How to Create SEO Friendly URLs?
Depending on who you ask, URLs are a small ranking factor or a relevant ranking factor. But there’s no denying that they do affect SEO. Understanding what makes a good URL and following best practices will help you create SEO friendly URLs.
First, let’s understand what elements make up a URL.
The elements in this URL are as below
https – Protocol
blog – subdomain
example – domain
.com – top-level domain
topic – subfolder
post-name – slug
How to create SEO -friendly URLs?
It is not mandatory, but our Perth SEO team recommends using popular top-level domains like “.com” or “.cloud”. This is because popular domains are more trusted by users and help bring in more traffic.
Avoid stuffing keywords
Remember to not overdo it. Ensure you don’t repeat keywords in the URL. Repetition of keywords will look like spam.
E.g. computingaustralia.com.au/laptop/laptop-battery/, the laptop is repeated twice. Technically, it is not an issue; it’s unnecessary and looks spammy.
Short and concise URLs
Make your URLs short and concise. Longer URLs are difficult to crawl, and you may end up confusing search engines. The ideal number of words in a URL will be 3 to 5, and it should be no more than 60 characters. URLs get displayed in the search results, so a longer URL means some of the text may be cut off from being displayed.
With the hike in cybercrimes, online security is a top priority for both users and Google. Google had made SSL certificate mandatory for e-commerce and other sites which deal with financial or sensitive data. Sites that have an SSL certificate will have HTTPS at the beginning of their URL.
HTTPS means that the site interactions are encrypted, which gives a sense of privacy and safety. Google has also made HTTPs a ranking factor.
Avoid numbers and dates
Avoid numbers and dates in your URL because when you update or edit the content, the URL may contradict the page content. For example, you wrote a post about If you wrote a post sharing tips to creating an effective e-commerce website, and the URL of the post is https://computingaustralia.com.au/21-tips-for-a-successful-e-commerce-website/. Later while updating the content, you add more points. You can easily update your page title. If you do not change the URL, it will be different from the page title and/or content, causing confusion.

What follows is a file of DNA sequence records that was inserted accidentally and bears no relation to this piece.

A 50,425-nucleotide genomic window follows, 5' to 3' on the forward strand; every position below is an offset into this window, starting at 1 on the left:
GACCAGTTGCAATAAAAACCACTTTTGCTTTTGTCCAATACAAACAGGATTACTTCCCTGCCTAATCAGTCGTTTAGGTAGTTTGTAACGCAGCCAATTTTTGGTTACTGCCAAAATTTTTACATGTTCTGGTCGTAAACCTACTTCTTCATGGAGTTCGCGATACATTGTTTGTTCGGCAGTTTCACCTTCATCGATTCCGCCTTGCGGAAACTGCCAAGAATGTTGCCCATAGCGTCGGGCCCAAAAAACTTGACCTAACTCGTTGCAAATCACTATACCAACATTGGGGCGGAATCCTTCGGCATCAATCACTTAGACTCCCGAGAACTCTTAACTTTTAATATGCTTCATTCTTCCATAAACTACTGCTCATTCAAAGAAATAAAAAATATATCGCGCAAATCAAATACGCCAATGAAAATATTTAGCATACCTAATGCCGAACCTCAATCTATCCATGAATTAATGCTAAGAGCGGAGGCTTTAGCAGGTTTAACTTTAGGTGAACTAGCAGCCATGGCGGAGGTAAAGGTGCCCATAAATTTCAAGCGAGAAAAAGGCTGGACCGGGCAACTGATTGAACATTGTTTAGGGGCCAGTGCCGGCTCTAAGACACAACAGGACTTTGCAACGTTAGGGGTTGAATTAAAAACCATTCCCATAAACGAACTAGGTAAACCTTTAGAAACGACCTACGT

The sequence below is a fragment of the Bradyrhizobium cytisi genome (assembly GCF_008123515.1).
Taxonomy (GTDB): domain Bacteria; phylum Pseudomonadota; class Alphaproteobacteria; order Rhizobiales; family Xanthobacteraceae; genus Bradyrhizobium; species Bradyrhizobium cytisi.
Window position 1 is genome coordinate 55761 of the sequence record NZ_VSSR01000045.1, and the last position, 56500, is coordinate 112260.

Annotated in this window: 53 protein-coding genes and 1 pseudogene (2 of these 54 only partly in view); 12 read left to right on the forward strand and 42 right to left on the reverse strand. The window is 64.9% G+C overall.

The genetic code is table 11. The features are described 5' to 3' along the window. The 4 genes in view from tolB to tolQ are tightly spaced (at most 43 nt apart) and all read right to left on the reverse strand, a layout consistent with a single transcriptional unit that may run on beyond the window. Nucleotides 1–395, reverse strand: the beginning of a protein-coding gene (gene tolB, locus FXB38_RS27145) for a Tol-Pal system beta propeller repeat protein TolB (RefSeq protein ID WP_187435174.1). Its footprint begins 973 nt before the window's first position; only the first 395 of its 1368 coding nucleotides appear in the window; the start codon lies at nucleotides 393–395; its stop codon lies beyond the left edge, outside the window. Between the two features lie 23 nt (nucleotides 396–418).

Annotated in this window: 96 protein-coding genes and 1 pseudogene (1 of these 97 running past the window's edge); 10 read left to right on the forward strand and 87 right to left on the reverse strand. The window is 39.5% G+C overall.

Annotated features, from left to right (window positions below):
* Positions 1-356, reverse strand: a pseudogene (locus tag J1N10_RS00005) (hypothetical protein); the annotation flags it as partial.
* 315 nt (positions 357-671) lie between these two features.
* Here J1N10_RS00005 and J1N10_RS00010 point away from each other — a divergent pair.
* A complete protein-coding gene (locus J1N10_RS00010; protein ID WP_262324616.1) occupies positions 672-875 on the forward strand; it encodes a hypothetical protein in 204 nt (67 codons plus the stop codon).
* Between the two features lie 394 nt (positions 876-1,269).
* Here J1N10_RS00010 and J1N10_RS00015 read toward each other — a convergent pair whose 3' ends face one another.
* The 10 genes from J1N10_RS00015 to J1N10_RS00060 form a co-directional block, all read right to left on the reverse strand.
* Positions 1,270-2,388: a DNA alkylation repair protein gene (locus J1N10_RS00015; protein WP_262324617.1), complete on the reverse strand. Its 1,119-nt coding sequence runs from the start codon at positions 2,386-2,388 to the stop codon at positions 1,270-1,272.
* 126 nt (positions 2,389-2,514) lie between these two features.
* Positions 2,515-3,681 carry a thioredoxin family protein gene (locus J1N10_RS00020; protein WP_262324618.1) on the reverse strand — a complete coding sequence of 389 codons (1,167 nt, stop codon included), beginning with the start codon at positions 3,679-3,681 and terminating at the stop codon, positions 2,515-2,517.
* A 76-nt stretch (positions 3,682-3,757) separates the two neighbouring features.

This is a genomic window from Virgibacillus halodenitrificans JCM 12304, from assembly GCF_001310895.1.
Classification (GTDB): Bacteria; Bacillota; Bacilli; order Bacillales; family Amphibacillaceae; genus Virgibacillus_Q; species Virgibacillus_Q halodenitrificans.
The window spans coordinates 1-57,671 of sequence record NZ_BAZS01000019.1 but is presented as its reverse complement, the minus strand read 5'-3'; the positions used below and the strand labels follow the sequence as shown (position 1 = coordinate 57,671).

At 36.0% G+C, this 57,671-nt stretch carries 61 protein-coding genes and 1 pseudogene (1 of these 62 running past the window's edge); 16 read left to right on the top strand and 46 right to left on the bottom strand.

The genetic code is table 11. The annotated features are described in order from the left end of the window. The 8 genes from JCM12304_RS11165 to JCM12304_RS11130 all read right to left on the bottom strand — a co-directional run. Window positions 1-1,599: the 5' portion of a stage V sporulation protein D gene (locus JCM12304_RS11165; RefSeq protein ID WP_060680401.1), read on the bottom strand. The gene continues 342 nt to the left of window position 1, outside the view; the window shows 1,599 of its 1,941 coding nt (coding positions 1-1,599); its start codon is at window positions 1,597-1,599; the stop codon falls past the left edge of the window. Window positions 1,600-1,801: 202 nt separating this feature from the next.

If you try to change the URL, you may lose link equity for the old URL and also run the risk of breaking the page.
If you ever find yourself in such a situation, set up a 301 redirect from the old URL to the new URL.
Use lowercase letters
Uppercase letters can cause 404 errors for some servers. It can also cause duplicate content issues with 2 different URLs in upper and lower case for the same content. The general practice is to use lowercase letters, and it’s ideal to follow the same.
Use hyphens instead of underscore
Use hyphens to denote spaces between words. Google recommends using hyphens instead of underscore, and users are accustomed to seeing hyphens. Underscores can be viewed as spammy or untrusted content.
Avoid special characters
Using safe characters is acceptable for URLs. Unsafe characters can cause errors and usability issues. Browsers and CMS platforms keep changing, so it is ideal to take professional help to understand what the current practice is regarding safe and unsafe characters.
Naked URL – Also known as a naked link. It is a hyperlink that shows the full URL rather than using an anchor text.
Crawling – is the process by which a search engine crawler (search bot) visits and downloads new pages and adds them to its index.
301 Redirect – a permanent redirect that passes the full link equity to the new page.
404 Errors – 404 Page not found error means that the server cannot find the page requested.